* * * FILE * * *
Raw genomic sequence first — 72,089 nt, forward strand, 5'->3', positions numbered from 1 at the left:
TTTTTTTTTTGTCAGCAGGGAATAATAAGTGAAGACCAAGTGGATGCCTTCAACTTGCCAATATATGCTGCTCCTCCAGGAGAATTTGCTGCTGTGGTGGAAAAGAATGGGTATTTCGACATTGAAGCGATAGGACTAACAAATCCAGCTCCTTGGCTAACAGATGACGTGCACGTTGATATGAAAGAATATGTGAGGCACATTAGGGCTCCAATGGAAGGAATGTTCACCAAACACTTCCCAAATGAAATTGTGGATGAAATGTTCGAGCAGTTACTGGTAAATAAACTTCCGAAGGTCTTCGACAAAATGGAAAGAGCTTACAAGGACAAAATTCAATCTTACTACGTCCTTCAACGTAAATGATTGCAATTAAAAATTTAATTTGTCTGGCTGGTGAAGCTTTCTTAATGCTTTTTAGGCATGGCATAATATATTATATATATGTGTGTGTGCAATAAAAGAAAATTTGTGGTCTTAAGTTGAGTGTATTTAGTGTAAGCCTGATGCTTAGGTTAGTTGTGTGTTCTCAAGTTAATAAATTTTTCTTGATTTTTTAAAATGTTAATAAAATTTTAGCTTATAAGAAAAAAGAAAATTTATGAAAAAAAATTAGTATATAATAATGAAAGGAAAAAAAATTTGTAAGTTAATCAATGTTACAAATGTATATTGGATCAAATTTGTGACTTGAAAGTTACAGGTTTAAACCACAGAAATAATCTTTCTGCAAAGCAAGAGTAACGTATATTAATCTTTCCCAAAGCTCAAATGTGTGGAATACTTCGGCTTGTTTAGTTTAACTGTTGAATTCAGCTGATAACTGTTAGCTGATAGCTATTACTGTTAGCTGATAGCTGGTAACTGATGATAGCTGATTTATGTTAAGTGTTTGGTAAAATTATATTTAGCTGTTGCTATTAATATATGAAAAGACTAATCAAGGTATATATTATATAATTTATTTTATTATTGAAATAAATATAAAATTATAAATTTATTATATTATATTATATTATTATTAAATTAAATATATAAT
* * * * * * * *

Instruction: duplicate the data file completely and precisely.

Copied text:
Raw genomic sequence first — 72,089 nt, forward strand, 5'->3', positions numbered from 1 at the left:
TTTTTTTTTTGTCAGCAGGGAATAATAAGTGAAGACCAAGTGGATGCCTTCAACTTGCCAATATATGCTGCTCCTCCAGGAGAATTTGCTGCTGTGGTGGAAAAGAATGGGTATTTCGACATTGAAGCGATAGGACTAACAAATCCAGCTCCTTGGCTAACAGATGACGTGCACGTTGATATGAAAGAATATGTGAGGCACATTAGGGCTCCAATGGAAGGAATGTTCACCAAACACTTCCCAAATGAAATTGTGGATGAAATGTTCGAGCAGTTACTGGTAAATAAACTTCCGAAGGTCTTCGACAAAATGGAAAGAGCTTACAAGGACAAAATTCAATCTTACTACGTCCTTCAACGTAAATGATTGCAATTAAAAATTTAATTTGTCTGGCTGGTGAAGCTTTCTTAATGCTTTTTAGGCATGGCATAATATATTATATATATGTGTGTGTGCAATAAAAGAAAATTTGTGGTCTTAAGTTGAGTGTATTTAGTGTAAGCCTGATGCTTAGGTTAGTTGTGTGTTCTCAAGTTAATAAATTTTTCTTGATTTTTTAAAATGTTAATAAAATTTTAGCTTATAAGAAAAAAGAAAATTTATGAAAAAAAATTAGTATATAATAATGAAAGGAAAAAAAATTTGTAAGTTAATCAATGTTACAAATGTATATTGGATCAAATTTGTGACTTGAAAGTTACAGGTTTAAACCACAGAAATAATCTTTCTGCAAAGCAAGAGTAACGTATATTAATCTTTCCCAAAGCTCAAATGTGTGGAATACTTCGGCTTGTTTAGTTTAACTGTTGAATTCAGCTGATAACTGTTAGCTGATAGCTATTACTGTTAGCTGATAGCTGGTAACTGATGATAGCTGATTTATGTTAAGTGTTTGGTAAAATTATATTTAGCTGTTGCTATTAATATATGAAAAGACTAATCAAGGTATATATTATATAATTTATTTTATTATTGAAATAAATATAAAATTATAAATTTATTATATTATATTATATTATTATTAAATTAAATATATAAT